Monday, May 20, 2019
Court of Appeal:
Majority: Statute Applicable to Civil Service Employees Doesn’t Authorize Tax Reimbursement
Dissent: ‘Compensation,’ As Used in Statute, Covers All Consequences of Wrongful Discharge
By a MetNews Staff Writer
A wrongfully discharged state Civil Service employee is not entitled to reimbursement for the boost in income taxes that results from a lump sum payment of back wages, Div. Two of the Fourth District Court of Appeal held Friday in a 2-1 decision.
Justice Carol D. Codrington wrote the majority opinion, in which Acting Presiding Justice Art McKinster concurred. Justice Marsha Slough dissented.
The majority’s opinion affirms San Bernardino Superior Court Judge Gilbert G. Ochoa’s denial of Patrick Barber’s petition for a writ of mandate aimed at forcing the California State Personnel Board (“SPB”) to pay him about $145,000. He estimates that’s how much more in taxes he had to pay on six years’ of back salary—based on the lump payment putting him in a higher tax bracket—than if he had received the wages over the course of the six years.
Barber, who was fired as a parole agent, has received about $500,000 in back pay and benefits, pursuant to Div. Two’s 2014 unpublished opinion in Barber v. California State Personnel Board, E057014. There, McKinster wrote that “the findings at the SPB hearing are different from those alleged in the notice of adverse action…and, therefore, termination of his employment violates his due process right to notice of the charges against him and an opportunity to defend.”
In Friday’s opinion, Codrington said:
“Barber argues that awarding him such relief is consistent with the remedial statutory purpose of Government Code section 19584, of making an improperly terminated employee whole by restoring the employee to the financial position he or she would otherwise have occupied had employment not been wrongfully interrupted. We disagree. Barber is not entitled to increased tax liability recovery under section 19584 or to such recovery as equitable relief, because such relief is not statutorily authorized.”
“The Legislature included in its definition of ‘salary’ “other special salary compensations, if sufficiently predictable.’…The common meaning of ‘compensation’ is ‘payment.’
The jurist quoted the Sixth District Court of Appeal’s 2014 opinion in Department of Corrections & Rehabilitation v. State Personnel Board as saying (with emphasis added):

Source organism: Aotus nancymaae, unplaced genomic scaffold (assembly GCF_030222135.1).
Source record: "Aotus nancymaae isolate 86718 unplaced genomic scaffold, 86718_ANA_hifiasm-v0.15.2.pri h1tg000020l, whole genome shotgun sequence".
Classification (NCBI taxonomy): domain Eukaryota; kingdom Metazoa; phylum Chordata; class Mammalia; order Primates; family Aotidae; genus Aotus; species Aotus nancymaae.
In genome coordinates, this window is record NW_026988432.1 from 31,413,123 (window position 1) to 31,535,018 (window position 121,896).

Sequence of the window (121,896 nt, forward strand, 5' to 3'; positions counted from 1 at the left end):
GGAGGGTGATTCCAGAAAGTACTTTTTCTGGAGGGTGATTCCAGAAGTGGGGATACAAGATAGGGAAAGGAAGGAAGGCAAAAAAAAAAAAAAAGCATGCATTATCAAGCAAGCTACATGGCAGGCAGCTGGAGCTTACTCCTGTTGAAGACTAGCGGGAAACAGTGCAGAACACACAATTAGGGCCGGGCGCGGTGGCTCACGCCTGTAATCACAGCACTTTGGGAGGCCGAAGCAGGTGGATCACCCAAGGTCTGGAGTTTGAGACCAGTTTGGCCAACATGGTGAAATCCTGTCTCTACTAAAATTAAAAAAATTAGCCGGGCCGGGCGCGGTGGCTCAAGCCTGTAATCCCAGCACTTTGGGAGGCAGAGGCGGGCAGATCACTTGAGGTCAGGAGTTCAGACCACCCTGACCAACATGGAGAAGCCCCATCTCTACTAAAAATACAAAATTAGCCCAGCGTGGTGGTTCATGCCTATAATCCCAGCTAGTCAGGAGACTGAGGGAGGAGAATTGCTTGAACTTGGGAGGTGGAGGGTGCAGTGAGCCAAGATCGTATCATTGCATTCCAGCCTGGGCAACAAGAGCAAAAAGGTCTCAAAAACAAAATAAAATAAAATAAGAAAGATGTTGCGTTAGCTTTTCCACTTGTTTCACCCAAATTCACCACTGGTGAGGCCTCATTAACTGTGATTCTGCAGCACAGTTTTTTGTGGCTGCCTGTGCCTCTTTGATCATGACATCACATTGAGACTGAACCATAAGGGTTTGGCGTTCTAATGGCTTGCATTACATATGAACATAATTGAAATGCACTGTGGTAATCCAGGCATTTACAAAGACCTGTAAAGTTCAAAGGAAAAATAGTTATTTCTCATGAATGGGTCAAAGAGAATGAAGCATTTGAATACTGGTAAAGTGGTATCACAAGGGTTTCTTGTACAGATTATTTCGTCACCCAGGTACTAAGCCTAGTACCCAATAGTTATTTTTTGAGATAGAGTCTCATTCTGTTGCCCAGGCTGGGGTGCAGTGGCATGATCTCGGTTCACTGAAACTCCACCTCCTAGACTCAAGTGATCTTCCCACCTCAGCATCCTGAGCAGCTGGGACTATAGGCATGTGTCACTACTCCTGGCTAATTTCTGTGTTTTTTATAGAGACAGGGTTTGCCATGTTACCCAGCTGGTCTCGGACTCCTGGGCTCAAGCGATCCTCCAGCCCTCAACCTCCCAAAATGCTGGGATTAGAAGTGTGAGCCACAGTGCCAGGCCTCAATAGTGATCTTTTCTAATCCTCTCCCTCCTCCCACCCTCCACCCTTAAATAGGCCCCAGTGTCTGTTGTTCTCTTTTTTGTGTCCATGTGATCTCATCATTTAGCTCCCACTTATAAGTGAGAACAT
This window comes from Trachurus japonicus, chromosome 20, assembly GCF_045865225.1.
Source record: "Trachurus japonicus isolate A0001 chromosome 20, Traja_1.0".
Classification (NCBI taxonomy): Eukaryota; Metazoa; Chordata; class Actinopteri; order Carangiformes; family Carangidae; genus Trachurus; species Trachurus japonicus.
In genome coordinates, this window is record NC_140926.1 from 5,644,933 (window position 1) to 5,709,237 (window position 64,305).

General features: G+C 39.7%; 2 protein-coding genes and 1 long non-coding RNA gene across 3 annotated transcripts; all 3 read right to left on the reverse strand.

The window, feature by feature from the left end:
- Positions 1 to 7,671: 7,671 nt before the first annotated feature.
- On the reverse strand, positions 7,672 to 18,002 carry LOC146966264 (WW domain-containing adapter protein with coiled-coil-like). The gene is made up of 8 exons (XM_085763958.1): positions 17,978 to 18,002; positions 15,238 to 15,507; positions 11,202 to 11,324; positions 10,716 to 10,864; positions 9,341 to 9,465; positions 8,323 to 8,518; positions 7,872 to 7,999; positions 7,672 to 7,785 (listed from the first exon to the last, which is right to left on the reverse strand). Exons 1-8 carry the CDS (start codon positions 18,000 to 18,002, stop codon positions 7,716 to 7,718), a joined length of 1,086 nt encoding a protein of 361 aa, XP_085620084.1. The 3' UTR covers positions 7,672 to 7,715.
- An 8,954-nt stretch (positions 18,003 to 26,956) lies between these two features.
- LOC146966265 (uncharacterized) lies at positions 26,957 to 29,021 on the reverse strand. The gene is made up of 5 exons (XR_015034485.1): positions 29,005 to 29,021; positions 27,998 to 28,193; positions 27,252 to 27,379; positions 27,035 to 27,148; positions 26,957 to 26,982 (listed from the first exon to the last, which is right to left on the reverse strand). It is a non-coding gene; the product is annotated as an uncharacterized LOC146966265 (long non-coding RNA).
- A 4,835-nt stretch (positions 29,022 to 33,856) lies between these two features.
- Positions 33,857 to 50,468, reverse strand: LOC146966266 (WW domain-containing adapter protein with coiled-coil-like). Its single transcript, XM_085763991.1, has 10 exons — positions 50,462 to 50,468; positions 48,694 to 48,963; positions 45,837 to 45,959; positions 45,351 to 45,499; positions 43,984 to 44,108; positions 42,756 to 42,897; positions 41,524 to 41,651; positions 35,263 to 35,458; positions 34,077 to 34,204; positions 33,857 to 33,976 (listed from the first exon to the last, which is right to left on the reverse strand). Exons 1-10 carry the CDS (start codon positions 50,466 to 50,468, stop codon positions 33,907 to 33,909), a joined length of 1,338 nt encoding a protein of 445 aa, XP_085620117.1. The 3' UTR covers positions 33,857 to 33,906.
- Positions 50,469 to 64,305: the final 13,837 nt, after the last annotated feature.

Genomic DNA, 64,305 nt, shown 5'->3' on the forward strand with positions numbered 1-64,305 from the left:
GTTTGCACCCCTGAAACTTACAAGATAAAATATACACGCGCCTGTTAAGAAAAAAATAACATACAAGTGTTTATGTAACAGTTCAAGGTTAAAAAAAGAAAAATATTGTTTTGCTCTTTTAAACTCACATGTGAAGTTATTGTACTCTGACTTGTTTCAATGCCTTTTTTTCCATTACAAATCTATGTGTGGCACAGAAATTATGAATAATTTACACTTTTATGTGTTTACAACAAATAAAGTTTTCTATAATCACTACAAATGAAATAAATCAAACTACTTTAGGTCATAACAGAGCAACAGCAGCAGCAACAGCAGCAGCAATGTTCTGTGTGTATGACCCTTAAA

“Section 19584’s use of the word ‘compensation’ unambiguously sweeps broadly and encompasses all earned payments.”
“Increased tax liability is neither earned nor a payment. Therefore, it is not ‘salary’ or ‘special salary compensation’ within the meaning of section 19584.”
She said Barber was “made whole” to the extent the statute permits.
Slough set forth:
“My disagreement with the majority reduces to a single word. They interpret ‘compensations’ as referring to payments an employee earns for work. Since gross-up awards are not payments earned through work, but rather payments ordered to compensate for income lost by operation of the tax laws, the majority concludes such awards aren’t authorized by the statute.
“I take a different view of the meaning of the word ‘compensations.’ I believe the word is broad enough to cover compensating the employee for work and for injuries related to the wrongful termination. Thus, I interpret ‘special salary compensations’ as being a catchall provision that allows the SPB and courts to fashion appropriate remedies to ensure the employee is made whole.”
Criticizing the dissent, Codrington said:
“We disagree with the dissent’s broad construction of the section 19548 language, ‘other special salary compensations,’ as encompassing gross-up recovery for increased tax liability….
“Even though the term, ‘compensation,’ alone, can be construed broadly to include compensation that is not salary, we conclude the legislature intended to limit the scope of the term used within the section 19584 definition of salary by preceding the term, ‘compensation,’ with the limiting terms, ‘special salary.’ By doing so, the statute narrows the category of recoverable compensation to income paid for work performed. We therefore conclude section 19584, as currently written, does not allow gross-up recovery for increased tax liability as a recoverable category of damages. Furthermore, it is not within this court’s authority to add to section 19584 this additional category of recoverable compensation, because it is not encompassed by the statutory language, ‘other special salary compensation.’ ”
Dissenter Shoots Back
“This rhetoric is empty and unnecessary. It is our job as a court to interpret statutes in a way that is true to their plain meaning and puts their purpose into effect…. Where the text and the purpose support a broad interpretation, we should follow the Legislature’s lead. Adopting a hyper-narrow interpretation of such a statutory provision—as the majority does here—isn’t a recognition of the limits of our authority, but an erroneous trimming of the statute, in this case one which leaves the purpose of the statute on the cutting room floor.”
The case is Barber v. California State Personnel Board, E068719.
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